June 16, 2009 / 8:10 PM / 10 years ago

Obama wants financial protection agency with teeth

WASHINGTON (Reuters) - The Obama administration intends to propose the creation of an independent Consumer Financial Protection Agency that will be able to write and enforce rules for a wide group of financial firms.

The administration plans to propose that the new agency enforce fair lending laws, and have the authority to require loan originators to retain 5 percent of credit risk.

According to a document obtained by Reuters and later confirmed by an administration official on Tuesday, the agency will “protect consumers of credit, savings, payment and other consumer financial products and services, and to regulate all providers of such products and services.”

President Barack Obama has identified consumer protection from shoddy financial products as one of his top priorities. But it had been unclear if that would mean beefing up existing agencies or creating a new one that would write regulations and gain supervisory and enforcement powers.

The administration intends to lay out on Wednesday its plan to overhaul financial regulation, which will include a regulator to monitor risk across the financial system, proposals on capital standards, and additional transparency in derivatives markets.

The idea of a consumer financial protection agency has attracted opposition from some business groups who fear that it will stifle product innovation and undermine financial firms’ primary regulators.

Consumer advocates and lawmakers from both political parties have strongly endorsed the creation of a new agency to protect consumers after a credit crisis largely fueled by loosely regulated mortgage products and servicers.

Senator Charles Schumer, a New York Democrat, told reporters on Tuesday that a consumer financial protection agency “makes eminent sense.” He added, “The Fed, which was basically doing these types of regulations, did not do a very good job.”

As laid out by the administration document, the new agency will define standards for “plain vanilla” products such as mortgages with straightforward terms.

The agency could restrict or ban prepayment penalties on loans and could also ensure that banks, nonbanks, and independent mortgage brokers all play by the same rules.

It would also be responsible for enforcing the Community Reinvestment Act, which encourages banks to make loans in disadvantaged communities.

Further, the agency would have wide power to ban unfair terms for financial products, if the agency determines the benefits of limiting the products outweigh the costs.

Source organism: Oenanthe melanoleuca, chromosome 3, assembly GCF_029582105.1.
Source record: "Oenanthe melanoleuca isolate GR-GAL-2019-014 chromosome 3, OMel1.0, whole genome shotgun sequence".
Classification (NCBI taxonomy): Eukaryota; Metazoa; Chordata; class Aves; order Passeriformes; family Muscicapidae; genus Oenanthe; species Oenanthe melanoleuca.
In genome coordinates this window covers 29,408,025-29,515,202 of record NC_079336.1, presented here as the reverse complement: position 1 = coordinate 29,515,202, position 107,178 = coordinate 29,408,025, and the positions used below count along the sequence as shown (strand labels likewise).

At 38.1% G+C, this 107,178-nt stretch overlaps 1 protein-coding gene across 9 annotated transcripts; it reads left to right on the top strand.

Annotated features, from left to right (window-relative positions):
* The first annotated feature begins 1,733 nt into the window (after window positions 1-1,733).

The agency’s rules will serve as base standards, and states will be allowed to create their own consumer protections to bolster the federal regulations, according to the proposal.

The proposal would likely strip some responsibilities from the Federal Reserve and possibly the Securities and Exchange Commission and the Federal Trade Commission.

Easing the Fed’s load could pave the way for it getting new powers, such as being the primary systemic risk regulator.

Connecticut Democrat Christopher Dodd, the chairman of the Senate Banking Committee, has said the Fed needs to be stripped of some responsibilities if it takes a leading role in policing systemic risk.

It is unclear whether the SEC, which supervises mutual funds, broker-dealers and investment advisers, among other things, will lose any authority. SEC Chairman Mary Schapiro, who has condemned ideas to remove consumer protection functions from her agency, has been working behind the scenes to ensure that the SEC is not swallowed by the administration’s regulatory overhaul.

A coalition of interest groups, including consumer groups and the AFL-CIO labor federation, is strongly backing the creation of such an agency.

“Our financial regulatory system is broken,” said Ed Mierzwinski, consumer program director at U.S. PIRG, a federation of state public interest research groups. “Banks are allowed to pick and choose their regulators and they simply picked the ones that don’t protect consumers.”

Reporting by Karey Wutkowski and Rachelle Younglai with additional reporting by Susan Cornwell and Ross Colvin; Editing by Tim Dobbyn

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